After several decades since the last human visit, NASA is planning to return to the Moon, this time not only to visit but also to carry out extensive scientific experiments, establish a habitat occupied by astronauts, and learn lessons that will help in preparations for the eventual establishment of a human presence on Mars. As discussed in detail by the speakers covered in Chapter 2 of this proceedings, coming trips to the lunar surface will be carried out not only by NASA vehicles but also by commercial vehicles built and flown by a wide variety of companies. In particular, the Commercial Lunar Payload Services (CLPS) program (described in Chapter 3), overseen by NASA, will provide transport to the Moon for scientists who want to carry out research on the lunar surface or in orbit around the Moon.
This is a very different approach from what most scientists who have worked with NASA in the past have experienced, as NASA itself was typically responsible for providing the vehicles that carried NASA-funded experiments. Now, while NASA will continue funding much space-related research, commercial vendors will be responsible for transporting many of the projects that it funds. As such, NASA-funded researchers going to the Moon will go through an unfamiliar process as they plan and prepare for their studies.
Recognizing the need to introduce and explain the CLPS program to researchers, the Committee on Biological and Physical Sciences in Space of the National Academies of Sciences, Engineering, and Medicine held a workshop on March 24–25, 2021, during its spring 2021 meeting, to help familiarize the community of space researchers with the program. The committee’s organization of the workshop was guided by the following question:
Looking at the period of time prior to the release of the next decadal survey, how can this community support and utilize Commercial Lunar Payload Services (CLPS) to address areas of research identified in the 2011 decadal?
The workshop sessions and speaker directions were organized around obtaining information relevant to, and perspectives on, the above question. As a supporting activity, and at the request of the committee, NASA organized a January 14, 2021, public seminar to help educate the relevant science community on CLPS plans and opportunities in advance of the workshop.
This workshop, titled “Using Commercial Lunar Payload Services (CLPS) to Achieve Lunar Biological and Physical Science Objectives,” consisted of four program sessions on the first day and a concluding summary session on the second day. The presenters at the workshop included a number of NASA representatives who provided details about participating in CLPS, along with a representative of vendors who will be providing commercial flights to the Moon as part of CLPS. Participants further heard from a number of scientists who offered examples of the sorts of studies that would be valuable to carry out on the Moon.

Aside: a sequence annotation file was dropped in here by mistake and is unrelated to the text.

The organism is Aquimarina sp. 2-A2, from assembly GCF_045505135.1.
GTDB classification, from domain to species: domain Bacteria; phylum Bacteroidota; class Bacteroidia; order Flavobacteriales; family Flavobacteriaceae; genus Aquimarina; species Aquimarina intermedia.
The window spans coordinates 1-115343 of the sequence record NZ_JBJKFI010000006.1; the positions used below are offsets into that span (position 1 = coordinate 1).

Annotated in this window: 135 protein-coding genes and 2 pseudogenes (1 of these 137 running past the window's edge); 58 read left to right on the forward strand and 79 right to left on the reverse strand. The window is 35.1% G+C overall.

1 A workshop is a technical meeting of individuals who are brought together to discuss topics of mutual interest and to share their expertise. This convening activity is intended to facilitate exchanges among participants and to
contents of the three Session 1 presentations by NASA representatives who offered an overview of the types of biological and physical sciences research that NASA is interested in carrying out on the Moon as a way of providing context to the CLPS program. Chapter 3 follows the four presentations of Session 2, which described the goals and processes of the CLPS program and offered researchers practical advice on what to expect if they choose to carry out lunar research through that program. Sessions 3 and 4, summarized in Chapters 4 and 5, described a number of biological (Chapter 4) and physical (Chapter 5) science studies that will be or could be carried out on the lunar surface, with the goal of both triggering ideas for other lunar research studies and providing an indication of what is required to carry out such research on the Moon through the CLPS program. Chapter 6 covers Session 5, in which session moderators from Day 1 summarized the information from their sessions and presented their overall impressions.
The opinions expressed by workshop attendees and reproduced here are those of the individual speakers and do not represent the position of the National Academies of Sciences, Engineering, and Medicine. The workshop presenters and audience members were not asked to come to any consensus opinions. Any suggestions voiced were those of individuals, not the group as a whole, although there were various areas in which there was general agreement among a number of participants at the workshop, and those areas are noted, as appropriate.
solicit opinions without reaching consensus judgments on findings, conclusions, or recommendations. The type of workshop represented in this report is organized by a planning committee and results in a “Proceedings of a Workshop” written by a rapporteur. A rapporteur-authored proceedings is a reasonably detailed and objective summary of what occurred at the workshop, prepared in a style and format that is more accessible than a transcript.